Ukraine/Russia conflict is going to exacerbate problems for the world’s central banks

Do you know what a central bank doesn’t want when it’s trying to play catch up on an inflation shock? It’s another inflationary shock piled on top of the first one.

If you’ve been following ForexFlow for any length of time, you knew in 2020 that we were worried about the prospect of inflation rearing its ugly head in 2021. Then, last year we saw the stagflation risk for 2022.  That risk has now grown exponentially due to the terrible situation in Ukraine. The scramble to lessen reliance on Russian resources is bringing huge volatility to energy and commodity markets by way of rocketing prices. This is a barrel full of inflation fuel thrown on to an already hot inflation fire and it’s going to give central banks an even bigger headache.

We already know they’ve been behind the curve over inflation, hence why the Fed is now pulling out all the stops to end QE, start QT and get into hike mode. But then WHAMMO! They get another big global shock to deal with which is going to bring even more inflation.

Now, my view of central banks is that they can no more control inflation with policy than I can steer an oil tanker with a teaspoon. In quiet times, yes, monetary policy can have an effect over inflation but those times are few and far between and akin to trying to herd sleepy sheep. In this current scenario, they are well out of their depth.

The stagflation risk we saw for 2022 was based on how far inflation went up, and how hard central banks tightened, and that impact on economies. If they managed some semblance of balance, the risk would have been low. Non-aggressive hikes most likely would not have too much of a negative impact, IF economies continued to tick along well enough. As supply issues faded and inflation moderated, central banks would have had a better idea of how economies and inflation would react, and so would have been able to nurse monetary policy to suit. Unfortunately, that’s all been thrown up in the air due to the Ukraine conflict. What we have now is both another supply shock (due to the importance of Ukraine and its workers (many work in Poland’s large logistics sector)), and an energy and commodity shock (again, of which Ukraine has a big input to), and one that is going to heap huge pressure on central banks.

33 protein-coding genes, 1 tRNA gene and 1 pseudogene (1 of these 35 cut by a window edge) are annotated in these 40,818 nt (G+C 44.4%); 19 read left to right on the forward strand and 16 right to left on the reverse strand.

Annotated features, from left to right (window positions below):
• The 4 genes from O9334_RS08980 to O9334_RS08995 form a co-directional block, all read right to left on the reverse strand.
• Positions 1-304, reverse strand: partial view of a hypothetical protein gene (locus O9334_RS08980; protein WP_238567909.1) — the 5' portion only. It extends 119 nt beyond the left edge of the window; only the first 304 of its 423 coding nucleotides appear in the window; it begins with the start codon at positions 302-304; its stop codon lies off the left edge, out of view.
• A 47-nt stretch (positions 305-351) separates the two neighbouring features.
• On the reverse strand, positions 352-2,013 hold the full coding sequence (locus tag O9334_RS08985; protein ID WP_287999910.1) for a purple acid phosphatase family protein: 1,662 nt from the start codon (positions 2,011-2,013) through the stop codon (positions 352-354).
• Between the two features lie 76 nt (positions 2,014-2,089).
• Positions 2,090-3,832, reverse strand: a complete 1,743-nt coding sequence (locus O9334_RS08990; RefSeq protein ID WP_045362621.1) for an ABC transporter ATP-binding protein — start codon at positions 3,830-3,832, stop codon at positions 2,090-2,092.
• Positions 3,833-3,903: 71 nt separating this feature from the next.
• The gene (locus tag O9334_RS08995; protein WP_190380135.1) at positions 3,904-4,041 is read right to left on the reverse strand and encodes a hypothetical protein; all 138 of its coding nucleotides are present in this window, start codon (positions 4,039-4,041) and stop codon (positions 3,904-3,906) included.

The context for central banks has changed, and this change is very important for us traders. Before the conflict started, the market and its expectations were set for a Fed hike this month, and the day to day data just swung the pendulum on whether a hike might be 25 or 50bp. Trading those expectations is small beans in real market moving terms. A hike was priced and we were trading the icing on the cake. Whether inflation (due this week) came in somewhere between 6-8% was only a big deal for the 25/50bp expectations but that has changed dramatically now. For the Fed (and all the other CB’s), the importance is not what inflation was in Feb and whether it is going to taper off this year, it’s what this latest shock is going to do for inflation in the next 3-6 months. In the space of a few days, central banks have had to switch their focus further forward. The March FOMC members won’t be talking about what mon pol will do for the situation now (as they would have done if there was no Ukraine conflict) but what they can do for the situation to come. They aren’t going to care that inflation is 6,7,8% now, when they’ll be panicking about whether inflation is 10, 15, 20% over the next few months.